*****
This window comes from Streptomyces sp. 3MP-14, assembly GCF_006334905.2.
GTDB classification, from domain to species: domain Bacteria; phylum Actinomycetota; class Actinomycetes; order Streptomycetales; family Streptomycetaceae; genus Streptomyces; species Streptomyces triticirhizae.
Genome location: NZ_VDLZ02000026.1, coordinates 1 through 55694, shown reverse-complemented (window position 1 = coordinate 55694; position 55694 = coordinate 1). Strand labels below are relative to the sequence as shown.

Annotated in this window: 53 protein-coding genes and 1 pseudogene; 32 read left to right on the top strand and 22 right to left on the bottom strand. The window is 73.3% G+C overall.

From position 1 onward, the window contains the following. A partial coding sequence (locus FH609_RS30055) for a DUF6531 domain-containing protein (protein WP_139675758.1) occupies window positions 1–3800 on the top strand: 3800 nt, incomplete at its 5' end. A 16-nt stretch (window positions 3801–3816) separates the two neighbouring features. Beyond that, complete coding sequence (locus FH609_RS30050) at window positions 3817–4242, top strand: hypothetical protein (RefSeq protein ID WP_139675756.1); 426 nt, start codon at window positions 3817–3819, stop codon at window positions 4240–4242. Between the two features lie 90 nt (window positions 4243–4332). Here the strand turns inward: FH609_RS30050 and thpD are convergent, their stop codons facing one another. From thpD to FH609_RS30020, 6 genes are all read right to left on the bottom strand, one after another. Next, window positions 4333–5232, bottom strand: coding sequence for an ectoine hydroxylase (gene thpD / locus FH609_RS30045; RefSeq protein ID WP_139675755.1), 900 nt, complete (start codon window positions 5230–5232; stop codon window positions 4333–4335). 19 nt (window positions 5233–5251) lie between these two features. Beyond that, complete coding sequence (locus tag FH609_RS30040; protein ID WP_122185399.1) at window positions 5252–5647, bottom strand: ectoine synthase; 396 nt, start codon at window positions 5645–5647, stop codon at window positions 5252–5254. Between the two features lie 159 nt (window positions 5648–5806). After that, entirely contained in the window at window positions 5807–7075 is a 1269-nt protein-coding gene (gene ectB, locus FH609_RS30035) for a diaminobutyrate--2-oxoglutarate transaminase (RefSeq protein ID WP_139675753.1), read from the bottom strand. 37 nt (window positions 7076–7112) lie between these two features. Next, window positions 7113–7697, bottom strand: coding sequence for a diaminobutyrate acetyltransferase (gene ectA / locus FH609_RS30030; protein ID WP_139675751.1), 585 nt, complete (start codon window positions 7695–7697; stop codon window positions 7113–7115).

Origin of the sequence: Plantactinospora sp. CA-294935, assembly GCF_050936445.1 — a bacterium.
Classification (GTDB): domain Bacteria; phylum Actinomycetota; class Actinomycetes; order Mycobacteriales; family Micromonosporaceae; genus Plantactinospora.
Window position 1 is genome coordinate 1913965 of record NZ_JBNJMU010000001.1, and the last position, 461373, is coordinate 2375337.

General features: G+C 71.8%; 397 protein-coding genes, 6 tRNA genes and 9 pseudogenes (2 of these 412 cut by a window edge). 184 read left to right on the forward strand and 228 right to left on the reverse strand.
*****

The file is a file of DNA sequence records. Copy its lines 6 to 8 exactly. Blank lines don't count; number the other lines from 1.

Origin of the sequence: Plantactinospora sp. CA-294935, assembly GCF_050936445.1 — a bacterium.
Classification (GTDB): domain Bacteria; phylum Actinomycetota; class Actinomycetes; order Mycobacteriales; family Micromonosporaceae; genus Plantactinospora.
Window position 1 is genome coordinate 1913965 of record NZ_JBNJMU010000001.1, and the last position, 461373, is coordinate 2375337.